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by PM Heblikar, Aditya Ramanathan, Pranay Kotasthane


Supplement existing police manpower resources by inducting state government employees who are involved in preventive, regulative, investigative, and implementation work. The objective is to enable the police department to carry out its primary functions effectively and remain at the forefront of COVID-19 duties.


There are three key challenges for state police forces arising from COVID-19:

  1. The police department has to simultaneously manage both pandemic-related tasks such as enforcing lockdowns and traditional tasks such as maintaining law and order and pursuing criminal investigations.
  2. The police are stretched thin due to the new tasks and roles they have taken on as a result of COVID-19.
  3. Cases of COVID-19 within the police could affect morale.


To deal with COVID-19 while continuing to police effectively, the following three steps are suggested:

  1. Supplementing police forces with personnel from other sections of the state and union government.
    1. Motor vehicle inspectors (MVI) can assist with traffic control during lockdown and curfew.
    2. Revenue and commercial department officers can ensure shops and other commercial establishments follow relevant rules during lockdown and curfew.
    3. In rural areas, Forest Department officials can take over routine policing functions in consultation with the police department.
    4. Home guards, Territorial Army volunteers, and ex-servicemen can be used for general policing duties. They can be trained for one month and placed on six-month contracts.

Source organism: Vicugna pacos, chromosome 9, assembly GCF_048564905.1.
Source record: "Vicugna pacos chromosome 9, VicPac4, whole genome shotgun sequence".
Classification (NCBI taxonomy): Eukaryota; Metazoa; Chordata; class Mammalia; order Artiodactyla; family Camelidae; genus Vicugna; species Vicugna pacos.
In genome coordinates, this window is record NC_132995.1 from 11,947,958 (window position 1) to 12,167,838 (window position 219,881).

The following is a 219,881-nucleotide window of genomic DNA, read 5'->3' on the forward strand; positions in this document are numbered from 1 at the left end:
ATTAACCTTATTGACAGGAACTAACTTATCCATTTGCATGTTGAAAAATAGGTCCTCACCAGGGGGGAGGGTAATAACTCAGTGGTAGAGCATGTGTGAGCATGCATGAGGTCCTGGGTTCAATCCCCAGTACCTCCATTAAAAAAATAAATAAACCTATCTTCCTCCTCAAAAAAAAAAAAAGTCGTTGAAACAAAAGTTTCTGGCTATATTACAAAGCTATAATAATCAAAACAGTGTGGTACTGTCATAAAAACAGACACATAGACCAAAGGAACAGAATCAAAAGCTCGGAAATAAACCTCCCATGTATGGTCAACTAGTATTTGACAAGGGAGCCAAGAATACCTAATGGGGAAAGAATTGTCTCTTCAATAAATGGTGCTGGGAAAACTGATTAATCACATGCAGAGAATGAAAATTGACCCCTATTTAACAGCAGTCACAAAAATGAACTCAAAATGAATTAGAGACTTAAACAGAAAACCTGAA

2. Employing the private sector in key supplementary roles.
    1. The role and responsibility of Private Security Providers must be enhanced for watch and ward duties at various places where there is huge human footfall like bus stations, places of religious worships, malls and other.
    2. Private security personnel are already present in hospitals. This role can be expanded to other health facilities including fever hospitals set up during the pandemic. Personnel must be provided ample PPE for their tasks.
    3. Such personnel can also be hired on contract to provide security at other public facilities such as food distribution warehouses, government-run canteens, future vaccination centres, and administrative buildings.
    4. Cyber Threats: Deteriorations in India’s external relations and the ongoing pandemic are likely to exacerbate existing cyber-threats and create new ones. Bengaluru’s private companies should be advised to bolster their own cyber defences. Private sector expertise in this field can also be offered to government when necessary.
    5. Technology: The police department must be given the latest technology and tools in the fight against COVID-19.
  3. Setting up dedicated facilities for COVID-19 and assisting next-of-kin.
    1. Existing open-air facilities such as parade grounds (whether of state police or CAPFs) can be repurposed into open-air COVID-19 hospitals dedicated to police personnel and their families. This will give personnel the confidence that they will be taken care of when they fall ill. This must be done in all Police commissionerates in the state.
    2. The next of kin of police personnel who lose their lives whilst performing COVID-19 duties must be given employment in the police department.
    3. Generous ex-gratia payments can be instituted for the families of personnel who lose their lives due to COVID-19.

Download the advisory in PDF

Featured image: Wikimedia